The primary defense for food security remains a badly weakened Public Distribution System (PDS). The PDS was developed in the 1960s both to provide food to deficit regions and all strata of the population and to create sufficient effective demand to encourage a growing agricultural production. The PDS took advantage of increased yields of the "green revolution" to fashion a system of subsidies that despite all global price fluctuations guaranteed farmers a price above costs, moved foodgrains from the favored surplus areas of "green revolution" production to deficit areas, and sold foodgrains at a price low enough to ensure adequate offtake. Though always beset with problems, the PDS was at base a success and achieved a substantial increase in per capita consumption of calories. After 1991, intense pressure from the IMF and the World Bank to reduce the budget deficit brought first a sharp rise in the PDS price of foodgrains unmatched by higher prices for farmers, and then the introduction of "Targeted PDS" in 1997. Within ten years all that had been gained over a generation was lost. "Targeting" involved the near-criminal use of indefensible "Poverty Lines" to subject a vast impoverished population to paying prevailing market prices for essentials. Though accompanied by hypocritical expressions of concern for the poor from both World Bank and Indian neoliberals, targeting was a deliberate and successful attack on the PDS system as a whole. As Utsa Patnaik has said:
If one looks at the history of targeting in other countries, it becomes clear that it has always been a prelude to winding up of state intervention in procurement. That has been the ultimate aim of the International Monetary Fund, the World Bank and the World Trade Organisation. They specifically say that the state should not intervene to buy and sell at prices other than global prices. The WTO agreement on agriculture states that for food security purposes, the government can maintain food stocks but then, at the same time, it says that the government cannot offer farmers prices that are higher than global market prices. Global prices are very volatile. The government's role here is to protect both the farmer and the consumer. The whole rationale of the PDS lies in that. (Interview by TK Rajalakshmi, Frontline April, 2008)
And indeed the targeted PDS has gone a long way to the destruction of the system. According to NSS Report on Public Distribution System and Other Sources Of Household Consumption, 2004-05, 58 per cent of subsidised foodgrains do not reach Below Poverty Line ("BPL") families, as 22 per cent reach Above Poverty Line ("APL") families, while 36 per cent are sold in the black market. Only 57 per cent of BPL households have ration cards, while the homeless often do not have any. Only 28 per cent of the rural poor have benefited from any type of government food assistance schemes, and for urban areas the figure is just 9.5 per cent. Over half (51%) of rural households with the smallest landholdings (less than 0.01 hectares) do not possess ration cards that entitle them to monthly rations of rice, wheat, sugar and kerosene under the PDS. See http://www.cseindia.org/programme/nrml/infocus-august07.htm. A more effective means of "targeting" was Chidambaram's budget proposal, in long overdue acknowledgement of the desperate agricultural crisis, to forgive bank debt to farmers. Of course the richer farmers have larger outstanding loans and would benefit the most, and the poorest forced to subject themselves to the village usurers would not benefit at all. The neoliberals are not against subsidies that benefit the more prosperous.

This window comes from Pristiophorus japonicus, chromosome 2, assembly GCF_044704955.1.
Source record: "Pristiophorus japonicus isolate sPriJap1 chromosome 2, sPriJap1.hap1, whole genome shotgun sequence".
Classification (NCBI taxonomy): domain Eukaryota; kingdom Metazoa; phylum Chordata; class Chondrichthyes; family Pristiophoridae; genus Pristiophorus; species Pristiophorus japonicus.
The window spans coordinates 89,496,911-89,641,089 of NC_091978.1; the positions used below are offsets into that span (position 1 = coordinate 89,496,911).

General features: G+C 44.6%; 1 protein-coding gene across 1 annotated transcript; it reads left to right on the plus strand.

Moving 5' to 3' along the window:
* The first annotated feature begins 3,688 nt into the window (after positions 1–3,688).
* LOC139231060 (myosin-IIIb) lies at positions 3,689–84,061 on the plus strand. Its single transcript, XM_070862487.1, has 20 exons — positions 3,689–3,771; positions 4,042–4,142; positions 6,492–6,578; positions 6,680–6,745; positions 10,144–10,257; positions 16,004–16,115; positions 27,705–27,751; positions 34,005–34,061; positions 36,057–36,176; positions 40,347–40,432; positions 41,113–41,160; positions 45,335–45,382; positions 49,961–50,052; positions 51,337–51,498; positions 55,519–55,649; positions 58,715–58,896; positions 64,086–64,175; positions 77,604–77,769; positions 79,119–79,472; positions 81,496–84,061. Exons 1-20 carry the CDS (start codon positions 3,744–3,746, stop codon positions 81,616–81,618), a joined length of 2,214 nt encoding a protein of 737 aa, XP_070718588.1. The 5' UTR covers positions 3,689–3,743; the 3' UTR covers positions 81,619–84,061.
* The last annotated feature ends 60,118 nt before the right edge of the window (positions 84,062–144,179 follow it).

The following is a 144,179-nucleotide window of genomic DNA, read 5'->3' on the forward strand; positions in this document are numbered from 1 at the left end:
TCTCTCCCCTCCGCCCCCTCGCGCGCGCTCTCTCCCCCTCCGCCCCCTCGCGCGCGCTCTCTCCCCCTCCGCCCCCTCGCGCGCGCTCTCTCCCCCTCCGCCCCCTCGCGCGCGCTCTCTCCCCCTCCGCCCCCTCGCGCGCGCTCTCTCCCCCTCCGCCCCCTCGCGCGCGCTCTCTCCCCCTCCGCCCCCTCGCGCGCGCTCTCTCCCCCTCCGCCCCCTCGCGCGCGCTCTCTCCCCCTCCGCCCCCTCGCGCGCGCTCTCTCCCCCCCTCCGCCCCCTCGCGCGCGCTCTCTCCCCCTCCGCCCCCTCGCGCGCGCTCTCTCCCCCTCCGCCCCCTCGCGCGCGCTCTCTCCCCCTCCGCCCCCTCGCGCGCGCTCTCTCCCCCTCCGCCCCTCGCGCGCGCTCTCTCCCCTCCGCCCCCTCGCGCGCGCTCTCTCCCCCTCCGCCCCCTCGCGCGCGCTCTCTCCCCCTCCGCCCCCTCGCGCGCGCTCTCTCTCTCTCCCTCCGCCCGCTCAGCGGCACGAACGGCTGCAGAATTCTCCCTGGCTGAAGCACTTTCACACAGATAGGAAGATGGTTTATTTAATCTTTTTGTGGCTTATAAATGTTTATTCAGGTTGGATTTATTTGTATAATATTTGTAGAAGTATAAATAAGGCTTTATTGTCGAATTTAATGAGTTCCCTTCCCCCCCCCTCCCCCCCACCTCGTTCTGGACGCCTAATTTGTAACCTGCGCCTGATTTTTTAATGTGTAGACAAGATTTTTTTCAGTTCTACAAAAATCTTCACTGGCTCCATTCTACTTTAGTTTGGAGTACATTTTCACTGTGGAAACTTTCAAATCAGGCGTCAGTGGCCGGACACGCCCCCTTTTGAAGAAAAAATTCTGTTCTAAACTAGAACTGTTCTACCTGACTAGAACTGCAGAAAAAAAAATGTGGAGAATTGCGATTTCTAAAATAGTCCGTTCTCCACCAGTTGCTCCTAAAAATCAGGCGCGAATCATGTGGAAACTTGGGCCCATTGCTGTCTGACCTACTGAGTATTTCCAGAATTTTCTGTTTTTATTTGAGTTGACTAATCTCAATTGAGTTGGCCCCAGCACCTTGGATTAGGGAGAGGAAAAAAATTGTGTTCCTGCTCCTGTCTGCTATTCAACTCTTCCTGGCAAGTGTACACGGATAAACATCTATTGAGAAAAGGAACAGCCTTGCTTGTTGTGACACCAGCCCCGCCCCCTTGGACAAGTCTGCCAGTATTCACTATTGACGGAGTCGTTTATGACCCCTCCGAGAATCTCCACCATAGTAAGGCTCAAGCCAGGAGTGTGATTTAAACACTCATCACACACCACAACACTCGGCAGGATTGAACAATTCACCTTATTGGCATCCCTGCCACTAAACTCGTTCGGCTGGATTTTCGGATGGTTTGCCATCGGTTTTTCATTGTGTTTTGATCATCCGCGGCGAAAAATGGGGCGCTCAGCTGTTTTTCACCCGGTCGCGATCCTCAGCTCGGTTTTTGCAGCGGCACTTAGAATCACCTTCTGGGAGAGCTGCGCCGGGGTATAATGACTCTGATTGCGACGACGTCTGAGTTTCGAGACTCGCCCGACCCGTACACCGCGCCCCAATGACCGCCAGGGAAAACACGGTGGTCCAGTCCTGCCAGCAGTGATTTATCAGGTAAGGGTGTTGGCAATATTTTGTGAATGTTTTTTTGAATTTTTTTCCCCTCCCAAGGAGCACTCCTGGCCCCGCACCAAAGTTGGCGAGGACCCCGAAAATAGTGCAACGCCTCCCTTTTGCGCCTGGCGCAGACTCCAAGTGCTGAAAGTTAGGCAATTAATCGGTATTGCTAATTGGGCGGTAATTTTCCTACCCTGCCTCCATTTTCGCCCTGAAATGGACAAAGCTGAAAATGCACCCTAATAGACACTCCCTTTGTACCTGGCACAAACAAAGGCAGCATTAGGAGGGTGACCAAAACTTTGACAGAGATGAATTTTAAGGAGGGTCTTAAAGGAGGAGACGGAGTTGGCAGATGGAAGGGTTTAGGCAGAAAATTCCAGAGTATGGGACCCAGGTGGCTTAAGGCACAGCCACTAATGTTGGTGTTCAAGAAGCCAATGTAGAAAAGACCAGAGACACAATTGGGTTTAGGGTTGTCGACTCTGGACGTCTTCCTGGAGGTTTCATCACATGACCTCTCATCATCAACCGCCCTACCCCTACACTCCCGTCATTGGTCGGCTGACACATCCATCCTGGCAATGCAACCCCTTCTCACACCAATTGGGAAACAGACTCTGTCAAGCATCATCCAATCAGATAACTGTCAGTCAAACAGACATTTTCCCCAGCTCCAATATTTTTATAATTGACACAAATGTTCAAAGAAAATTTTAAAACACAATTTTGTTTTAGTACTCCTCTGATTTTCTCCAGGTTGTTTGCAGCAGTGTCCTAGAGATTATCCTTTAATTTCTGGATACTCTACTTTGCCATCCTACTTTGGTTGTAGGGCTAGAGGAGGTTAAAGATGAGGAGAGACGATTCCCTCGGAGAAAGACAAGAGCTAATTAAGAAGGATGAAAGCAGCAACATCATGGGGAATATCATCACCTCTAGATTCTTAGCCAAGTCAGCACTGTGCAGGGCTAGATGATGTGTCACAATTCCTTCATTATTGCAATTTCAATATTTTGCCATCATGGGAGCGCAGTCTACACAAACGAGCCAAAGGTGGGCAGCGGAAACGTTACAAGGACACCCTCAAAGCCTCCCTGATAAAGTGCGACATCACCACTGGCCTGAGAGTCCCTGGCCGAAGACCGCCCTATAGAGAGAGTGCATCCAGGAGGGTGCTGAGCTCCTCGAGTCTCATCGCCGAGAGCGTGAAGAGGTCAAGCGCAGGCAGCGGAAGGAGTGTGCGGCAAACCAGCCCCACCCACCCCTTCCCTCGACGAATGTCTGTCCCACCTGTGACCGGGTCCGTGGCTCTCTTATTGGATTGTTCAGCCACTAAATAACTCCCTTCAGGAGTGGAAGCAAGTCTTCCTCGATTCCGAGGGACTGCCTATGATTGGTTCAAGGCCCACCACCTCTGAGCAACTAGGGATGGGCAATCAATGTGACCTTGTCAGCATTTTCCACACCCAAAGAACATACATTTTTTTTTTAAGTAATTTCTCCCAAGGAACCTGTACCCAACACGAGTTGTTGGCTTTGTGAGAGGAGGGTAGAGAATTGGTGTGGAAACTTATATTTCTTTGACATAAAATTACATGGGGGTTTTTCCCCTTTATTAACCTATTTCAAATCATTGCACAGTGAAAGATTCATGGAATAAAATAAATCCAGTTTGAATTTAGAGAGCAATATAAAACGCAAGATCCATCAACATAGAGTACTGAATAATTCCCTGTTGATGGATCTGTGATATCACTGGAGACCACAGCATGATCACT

This introduction of "free market forces" into food production and distribution has amounted to, in fact, murder. At first, as was inevitable in a market system subjected to strong deflationary pressures from World Bank, IMF and governmental authorities, prices shot down and small farmers lost in sequence their profits, their lands and their lives. Then as world market prices for essential foods shot up -- the result of the U.S. exporting its inflation to the rest of the world to finance its aggression in Iraq and the U.S. provision of vast subsidies to turn foodgrains into fuel -- masses living in hunger are driven to the verge of starvation while foodgrains they cannot afford to buy accumulate in the warehouses. We know that no long-term solution is possible absent revolutionary land reform, but neoliberal policies have brought the nation to the point where the vagaries of climate could produce famine not experienced in two generations. This desperate situation demands the immediate abolition of targeting and the introduction of universal PDS with an effective system for public supervision.
Analytical Monthly Review, published in Kharagpur, West Bengal, India, is a sister edition of Monthly Review. Its May 2008 issue features this editorial.
Courtesy: Monthly Review